Exploring economic justice and ecological narratives: Rice faculty awarded Humboldt Research Fellowships

As Sophie Esch approaches completion of her fellowship, School of Humanities colleague Thimo Heisenberg prepares to start his

Sophie Esch and Thimo Heisenberg

Speaking to his new colleagues at Rice University’s School of Humanities and the Humanities Research Center (HRC), Thimo Heisenberg’s energy and passion spilled out. The assistant professor, who joined the Department of Philosophy in the fall of 2023, had been invited to share about his research into early 19th century German philosophers.

“The reason why I’m interested in this particular period is because these thinkers in early 19th century Germany — so-called German idealists — approached economic justice in a way that brings together elements that we today think are incompatible,” Heisenberg said.

Thimo Heisenberg
Assistant professor of philosophy Thimo Heisenberg plans to use his Humboldt Fellowship to research the connection between 19th century German philosophers and economic justice. (Photo by Brandi Smith)

Johann Gottlieb Fichte, Heisenberg offered as an example, argued for a planned economy based on the value of individual liberty, while Georg Wilhelm Friedrich Hegel argued that the market economy is good because it fosters social solidarity.

“I’m really interested in figuring out whether these kinds of positions can in fact be made workable, so that they help us bridge divides between socialism and libertarianism today,” Heisenberg said.

He plans to compile his research into a book, which would be the first to present the political economy of German idealism in its entirety. Until now, Heisenberg said, books have addressed the philosophers and their economic commentary separately.

“There’s really no systematic study yet that’s trying to put all of these kinds of strands together to evaluate them for their contemporary philosophical significance,” Heisenberg said.

He recently received a prestigious Humboldt Research Fellowship from the Alexander von Humboldt Foundation, which will help in his research. Meanwhile, Sophie Esch, an associate professor of Latin American literature and culture and director of the Center for Latin American and Latinx Studies, is currently working on the third leg of her Humboldt Research Fellowship.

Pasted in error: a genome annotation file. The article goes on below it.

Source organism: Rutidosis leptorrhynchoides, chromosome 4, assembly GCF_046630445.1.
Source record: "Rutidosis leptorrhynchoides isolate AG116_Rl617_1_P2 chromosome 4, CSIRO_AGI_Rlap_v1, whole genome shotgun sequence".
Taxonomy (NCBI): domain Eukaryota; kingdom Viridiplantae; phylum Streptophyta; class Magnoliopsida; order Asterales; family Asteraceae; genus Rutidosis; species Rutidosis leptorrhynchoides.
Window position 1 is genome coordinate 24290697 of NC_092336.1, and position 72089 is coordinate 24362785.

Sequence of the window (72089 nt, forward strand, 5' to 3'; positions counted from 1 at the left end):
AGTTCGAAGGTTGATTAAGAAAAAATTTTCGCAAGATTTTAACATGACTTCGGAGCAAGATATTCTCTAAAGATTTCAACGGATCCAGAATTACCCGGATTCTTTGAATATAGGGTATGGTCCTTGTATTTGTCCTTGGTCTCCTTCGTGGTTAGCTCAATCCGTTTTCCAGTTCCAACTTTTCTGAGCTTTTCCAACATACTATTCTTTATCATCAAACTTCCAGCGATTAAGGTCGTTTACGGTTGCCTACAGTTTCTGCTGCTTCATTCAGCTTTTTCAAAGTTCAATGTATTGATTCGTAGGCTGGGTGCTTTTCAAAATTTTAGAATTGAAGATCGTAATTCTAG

“The recognition of Thimo Heisenberg and Sophie Esch by the Alexander von Humboldt Foundation is a testament to their scholarly excellence and the global impact of their work,” said Ramamoorthy Ramesh, Rice’s executive vice president for research.

Founded in 1953 by the Federal Republic of Germany, the Humboldt Foundation fosters academic collaboration between German universities and outstanding global scientists and scholars. Recipients of its fellowships conduct research projects alongside German hosts and partners, joining a community of more than 30,000 researchers across 140 countries.

Heisenberg will be hosted by Humboldt University in Berlin during his fellowship.

“The important part is that it brings me into contact with some great interlocutors in Germany, who are going to be important people to talk to for the kind of topics that I’m developing,” Heisenberg said. “It has both great historians of 19th century German philosophy and great philosophers working on contemporary issues regarding economic justice. Since my project brings exactly those two areas of research together and in dialogue with one another, Humboldt University seemed to be a great place to work on this book.”

Sophie Esch